Anyway, that mess up stuck with me the rest of the service. It was aggrevated by the weekend set up that allowed too many people to gather and chit chat in the control room, I had trouble hearing cues, trouble giving cues, and at the end of the night I felt like removing myself to a hole in the hillside out back of church. I think I did have tears rolling down my face. It’s just so unacceptable to myself to be average or worse. But honestly, I was the only one being hard on me. I got thanked for my work. As it turned out more than just me had issues with the noise and the chaos so the next services were markedly improved.
Scripture slides went well and although they were the same for all services, the message was changed up and they were called for in different orders. Acts 2 is a big chapter and moving between slides was a challenge. It went well though.
I’d like to point out that my mistakes are big and out front for everyone to see. If a camera guy messes up, the Director selects a different shot. No, my mistakes can cause the entire congregation to crash into the choir, or make the pastor look like a dope. You might think clicking is not that important but it is, especially in this day in age when memorizing song lyrics isn’t done much. We are a bunch of folks who rely on screens and cues. I take my clicking very seriously.
Sitting tight and tense with your brain cells focused can be exhausting so once home I planned on vegging in the quiet. In the past few months I’ve had several discussions with my husband about quiet and comtemplative atmosphere following church. I need it. He doesn’t. He needs basketball. He needs football. Or he needs junk movies to be on while he reads. Quiet is not something someone can do who has a bit of a hearing difecit either. No, volumn is key.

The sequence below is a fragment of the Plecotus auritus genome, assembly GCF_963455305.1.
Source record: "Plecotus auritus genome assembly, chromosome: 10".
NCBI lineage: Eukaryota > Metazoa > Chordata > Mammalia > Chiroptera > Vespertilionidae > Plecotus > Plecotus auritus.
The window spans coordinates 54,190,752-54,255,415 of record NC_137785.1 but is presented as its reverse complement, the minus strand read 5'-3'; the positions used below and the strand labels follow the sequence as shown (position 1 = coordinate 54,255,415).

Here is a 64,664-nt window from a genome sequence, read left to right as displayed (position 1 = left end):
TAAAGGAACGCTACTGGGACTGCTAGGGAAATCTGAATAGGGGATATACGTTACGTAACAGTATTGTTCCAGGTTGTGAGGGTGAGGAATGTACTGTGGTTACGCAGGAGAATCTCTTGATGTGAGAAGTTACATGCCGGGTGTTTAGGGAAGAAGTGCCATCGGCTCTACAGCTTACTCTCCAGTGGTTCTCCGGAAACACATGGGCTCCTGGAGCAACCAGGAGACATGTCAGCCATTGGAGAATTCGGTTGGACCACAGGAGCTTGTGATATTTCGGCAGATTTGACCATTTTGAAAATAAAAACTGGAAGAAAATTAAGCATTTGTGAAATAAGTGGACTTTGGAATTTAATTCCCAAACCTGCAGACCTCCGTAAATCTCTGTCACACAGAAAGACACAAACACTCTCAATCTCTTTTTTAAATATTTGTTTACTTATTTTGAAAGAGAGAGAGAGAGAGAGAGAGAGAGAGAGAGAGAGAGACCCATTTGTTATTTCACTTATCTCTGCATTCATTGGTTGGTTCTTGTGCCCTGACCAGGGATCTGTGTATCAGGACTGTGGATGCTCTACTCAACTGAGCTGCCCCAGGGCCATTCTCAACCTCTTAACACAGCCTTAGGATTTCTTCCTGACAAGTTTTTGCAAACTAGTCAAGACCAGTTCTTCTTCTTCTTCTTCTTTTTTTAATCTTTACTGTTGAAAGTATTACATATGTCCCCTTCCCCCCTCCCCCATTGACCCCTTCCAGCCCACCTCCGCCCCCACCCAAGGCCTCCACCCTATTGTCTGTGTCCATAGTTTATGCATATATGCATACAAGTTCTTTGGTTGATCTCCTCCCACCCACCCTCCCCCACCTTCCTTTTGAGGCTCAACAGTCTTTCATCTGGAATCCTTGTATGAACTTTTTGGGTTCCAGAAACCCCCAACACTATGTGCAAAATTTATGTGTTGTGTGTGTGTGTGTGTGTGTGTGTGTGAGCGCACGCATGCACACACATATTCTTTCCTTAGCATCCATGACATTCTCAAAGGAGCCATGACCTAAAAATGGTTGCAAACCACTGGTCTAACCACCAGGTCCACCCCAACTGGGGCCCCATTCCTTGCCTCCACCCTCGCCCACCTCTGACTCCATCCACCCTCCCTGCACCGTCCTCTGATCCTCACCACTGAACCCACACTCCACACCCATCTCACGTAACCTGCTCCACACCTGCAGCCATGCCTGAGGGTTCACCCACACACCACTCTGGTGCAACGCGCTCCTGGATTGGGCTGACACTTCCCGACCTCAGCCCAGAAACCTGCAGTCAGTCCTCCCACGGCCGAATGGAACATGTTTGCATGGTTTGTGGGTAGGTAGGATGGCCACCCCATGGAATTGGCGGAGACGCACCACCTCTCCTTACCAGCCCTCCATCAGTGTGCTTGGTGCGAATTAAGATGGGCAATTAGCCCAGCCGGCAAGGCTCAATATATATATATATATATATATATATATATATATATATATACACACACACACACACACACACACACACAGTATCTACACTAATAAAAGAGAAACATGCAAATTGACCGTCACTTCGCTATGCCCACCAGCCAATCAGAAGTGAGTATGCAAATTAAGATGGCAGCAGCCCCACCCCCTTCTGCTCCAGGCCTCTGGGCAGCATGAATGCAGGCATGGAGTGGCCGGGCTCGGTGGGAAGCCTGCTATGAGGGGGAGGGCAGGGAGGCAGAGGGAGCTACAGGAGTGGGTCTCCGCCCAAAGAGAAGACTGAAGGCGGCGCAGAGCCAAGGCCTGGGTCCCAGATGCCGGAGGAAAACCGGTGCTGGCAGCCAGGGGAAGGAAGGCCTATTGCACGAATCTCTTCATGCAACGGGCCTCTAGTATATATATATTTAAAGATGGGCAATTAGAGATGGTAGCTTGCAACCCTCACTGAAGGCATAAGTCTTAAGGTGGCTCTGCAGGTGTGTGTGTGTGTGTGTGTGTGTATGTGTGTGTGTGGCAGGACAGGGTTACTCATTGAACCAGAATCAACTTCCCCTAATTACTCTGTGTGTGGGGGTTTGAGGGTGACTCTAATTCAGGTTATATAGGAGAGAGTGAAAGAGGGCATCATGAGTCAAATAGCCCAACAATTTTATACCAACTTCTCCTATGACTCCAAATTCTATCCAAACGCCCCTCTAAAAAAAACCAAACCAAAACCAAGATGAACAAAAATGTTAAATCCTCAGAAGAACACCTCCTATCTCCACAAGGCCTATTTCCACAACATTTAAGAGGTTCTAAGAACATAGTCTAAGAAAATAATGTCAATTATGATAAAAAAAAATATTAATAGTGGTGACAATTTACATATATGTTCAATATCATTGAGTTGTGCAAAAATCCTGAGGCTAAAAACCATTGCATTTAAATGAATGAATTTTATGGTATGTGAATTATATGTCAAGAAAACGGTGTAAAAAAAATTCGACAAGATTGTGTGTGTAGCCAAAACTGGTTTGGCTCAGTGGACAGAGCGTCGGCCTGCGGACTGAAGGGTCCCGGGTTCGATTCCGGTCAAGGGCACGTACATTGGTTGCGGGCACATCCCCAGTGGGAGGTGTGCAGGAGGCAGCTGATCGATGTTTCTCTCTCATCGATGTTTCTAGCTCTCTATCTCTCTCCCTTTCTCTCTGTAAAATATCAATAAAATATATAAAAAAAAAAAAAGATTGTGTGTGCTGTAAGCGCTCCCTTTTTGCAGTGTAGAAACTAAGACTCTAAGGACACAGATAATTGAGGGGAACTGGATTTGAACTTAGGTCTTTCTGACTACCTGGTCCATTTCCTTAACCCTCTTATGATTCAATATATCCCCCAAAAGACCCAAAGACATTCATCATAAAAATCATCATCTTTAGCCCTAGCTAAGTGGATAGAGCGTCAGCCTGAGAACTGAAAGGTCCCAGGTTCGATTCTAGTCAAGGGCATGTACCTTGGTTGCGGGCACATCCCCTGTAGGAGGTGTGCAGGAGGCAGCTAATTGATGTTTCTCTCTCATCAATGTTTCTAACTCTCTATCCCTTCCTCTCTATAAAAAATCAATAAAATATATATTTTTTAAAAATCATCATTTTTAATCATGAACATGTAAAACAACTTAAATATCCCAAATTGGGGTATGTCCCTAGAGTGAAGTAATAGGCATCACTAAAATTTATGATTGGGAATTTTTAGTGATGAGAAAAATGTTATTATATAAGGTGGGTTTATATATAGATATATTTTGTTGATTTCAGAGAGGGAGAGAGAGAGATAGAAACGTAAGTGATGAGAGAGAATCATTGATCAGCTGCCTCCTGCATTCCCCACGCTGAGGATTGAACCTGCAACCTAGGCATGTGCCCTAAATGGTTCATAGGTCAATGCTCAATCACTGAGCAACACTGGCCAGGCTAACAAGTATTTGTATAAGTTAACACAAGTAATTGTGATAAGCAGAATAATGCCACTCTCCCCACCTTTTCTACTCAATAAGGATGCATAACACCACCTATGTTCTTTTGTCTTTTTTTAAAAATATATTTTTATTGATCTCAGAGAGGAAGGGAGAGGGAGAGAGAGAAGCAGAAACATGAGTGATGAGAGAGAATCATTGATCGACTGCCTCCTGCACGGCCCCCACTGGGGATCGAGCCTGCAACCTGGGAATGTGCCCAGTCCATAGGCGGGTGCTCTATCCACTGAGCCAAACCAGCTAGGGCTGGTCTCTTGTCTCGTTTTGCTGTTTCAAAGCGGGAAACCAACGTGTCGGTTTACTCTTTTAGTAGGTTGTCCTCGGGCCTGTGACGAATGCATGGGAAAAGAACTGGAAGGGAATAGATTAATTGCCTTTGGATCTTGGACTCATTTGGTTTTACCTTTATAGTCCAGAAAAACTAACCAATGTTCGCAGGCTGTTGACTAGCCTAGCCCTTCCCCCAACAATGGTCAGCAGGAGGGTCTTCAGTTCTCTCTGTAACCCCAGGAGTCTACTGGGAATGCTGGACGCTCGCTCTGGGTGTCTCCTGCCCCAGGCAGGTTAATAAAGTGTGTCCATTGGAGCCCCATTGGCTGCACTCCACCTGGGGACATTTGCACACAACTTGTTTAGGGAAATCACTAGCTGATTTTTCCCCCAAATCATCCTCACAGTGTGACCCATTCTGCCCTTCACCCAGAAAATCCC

I settled into my bedroom with the door closed feeling the need to nap and have dinner out. But dinner plans were not in my control either, unexpected company, and a few other twists and turns for the evening took center stage. (Note to self, write about what’s in the garage right now.)
I laid in bed wide awake, long after I imagined and prayed my way through the last few days. I realized it was about control. Not mine. God’s. No matter how much I desire to control I can’t. No matter how experienced, how masterful, how personally needful I am, I am not in control.
God is in control.
Yes Sir Lord.

About Robin Arnold

Reader, writer, gardener, geek, maker of homes in several states, now settled in Virginia with husband Bob, and Hazel and Wilson the tabby cats.